As the new financial year is about to begin, organizations and their leaders look at the goals they want to take for themselves.  The process of goal setting, and its results are often influenced by the mindset of the leader.  A lot of organizations often use the following clichés while goal setting.

  •          Let’s plan for a big leap
  •          We can certainly do lot more given the talent we have
  •          The market is huge, and growing, and it’s all up to us6-image
  •          Without strong growth, we will be letting down our shareholders
  •          Our board has given us the mandate to push harder
  •          Let’s aim for the Sky!

Sounds familiar?  While this looks exciting and promising and defines what I would call as an Optimist Mindset, it has several pitfalls which organizations and leaders fail to discover.  Optimism based on one’s ambition, dreams often can be disconnected or far from the reality.   While there have been many powerful stories and tales around how a big dream got realized – and hence the power of thinking Big, it fails to account for how, 99.5% other such big dreams never materialized.  So would it prudent to make the goals more realistic?

There is a case for a realistic approach. The difference between pure optimism based approach and a realistic approach is sometimes so obvious that people chose to ignore it or downgrade its role in making goals happen.   That small thing called “common sense” is often derided because it seems to bring down the lofty goals which an Optimist Leader is trying to project.  And History has always decorated the Optimist….Realists have hardly been recognized for their contributions.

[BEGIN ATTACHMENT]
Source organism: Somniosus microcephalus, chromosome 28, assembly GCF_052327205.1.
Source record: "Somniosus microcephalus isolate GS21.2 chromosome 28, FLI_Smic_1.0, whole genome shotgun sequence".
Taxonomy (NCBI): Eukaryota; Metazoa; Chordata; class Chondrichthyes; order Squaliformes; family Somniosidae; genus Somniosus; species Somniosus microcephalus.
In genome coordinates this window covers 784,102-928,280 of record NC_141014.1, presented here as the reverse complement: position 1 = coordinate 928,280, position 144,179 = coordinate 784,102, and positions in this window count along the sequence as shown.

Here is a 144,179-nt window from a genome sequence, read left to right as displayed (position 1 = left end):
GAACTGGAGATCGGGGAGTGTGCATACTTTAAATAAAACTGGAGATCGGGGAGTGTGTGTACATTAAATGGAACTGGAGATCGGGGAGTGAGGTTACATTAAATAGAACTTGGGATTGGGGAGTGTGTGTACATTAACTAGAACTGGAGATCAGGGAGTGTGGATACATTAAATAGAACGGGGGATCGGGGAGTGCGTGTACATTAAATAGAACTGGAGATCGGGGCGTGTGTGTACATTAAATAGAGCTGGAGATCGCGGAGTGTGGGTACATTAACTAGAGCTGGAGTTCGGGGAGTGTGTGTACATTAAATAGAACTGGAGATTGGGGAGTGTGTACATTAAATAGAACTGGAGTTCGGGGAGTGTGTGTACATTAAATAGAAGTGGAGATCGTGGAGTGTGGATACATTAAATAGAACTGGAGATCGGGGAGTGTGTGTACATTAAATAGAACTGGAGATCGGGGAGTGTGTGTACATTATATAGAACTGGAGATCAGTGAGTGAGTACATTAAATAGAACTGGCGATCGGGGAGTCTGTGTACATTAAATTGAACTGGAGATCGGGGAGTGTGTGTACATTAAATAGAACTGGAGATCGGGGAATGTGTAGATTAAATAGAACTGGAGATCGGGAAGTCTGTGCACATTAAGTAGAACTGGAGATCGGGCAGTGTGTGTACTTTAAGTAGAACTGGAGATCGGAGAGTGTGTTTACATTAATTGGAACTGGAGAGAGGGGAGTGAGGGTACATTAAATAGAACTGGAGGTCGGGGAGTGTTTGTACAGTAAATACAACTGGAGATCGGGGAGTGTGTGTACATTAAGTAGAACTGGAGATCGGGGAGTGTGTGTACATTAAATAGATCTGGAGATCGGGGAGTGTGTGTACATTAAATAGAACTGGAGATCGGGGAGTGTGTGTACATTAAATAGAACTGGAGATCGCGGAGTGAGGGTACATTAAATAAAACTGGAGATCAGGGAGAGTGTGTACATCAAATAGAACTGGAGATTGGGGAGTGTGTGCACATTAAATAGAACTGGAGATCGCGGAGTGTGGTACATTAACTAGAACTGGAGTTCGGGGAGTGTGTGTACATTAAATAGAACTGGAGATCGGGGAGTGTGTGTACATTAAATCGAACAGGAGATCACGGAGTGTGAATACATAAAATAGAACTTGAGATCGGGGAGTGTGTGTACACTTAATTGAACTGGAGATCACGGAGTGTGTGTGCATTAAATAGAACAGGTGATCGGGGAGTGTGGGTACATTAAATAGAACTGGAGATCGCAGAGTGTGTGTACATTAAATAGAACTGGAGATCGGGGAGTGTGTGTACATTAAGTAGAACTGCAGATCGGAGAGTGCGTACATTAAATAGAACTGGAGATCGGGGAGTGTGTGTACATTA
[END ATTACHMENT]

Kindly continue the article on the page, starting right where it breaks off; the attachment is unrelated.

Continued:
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There also can be something like an Optimism Fatigue which organizations need to watch out for.  Multiple occurrences of organizations projecting a bigger picture than what it achieves can lead to the team feeling fatigued and disillusioned. This is a situation which leaders need to avoid. The key is to keep the gap between Optimistic and Realistic goals and their approach to minimum. Plugging this gap is vital for organizations to grow in a sustainable manner!!

 

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Dark Forces. Yes or No?

The Riddle

Recently I was talking to a friend who had been experiencing a difficult moment in life. He mentioned that he’d gone to see people who read from purportedly ancient Tamil scriptures and revealed to him that he was under the influence of negative energies; dark forces that made him do unpredictable things. He wondered whether the answer for his uncharacteristic behaviour lay in his being possessed.

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He asked me for my opinion on stuff like this. I told him that I was an active disbeliever. That I would always look for empirical or cognitive evidence to see whether these stories would hold true.

I also mused to him that I preferred not to externalise blame for my behaviour and that I preferred to look within.

The Musing

As we talked, I realised that a lot of the stuff that we struggle with is on account of us not learning critically important life skills like emotional regulation, practising restraint, carefully choosing our thoughts, leading a balanced lifestyle etc.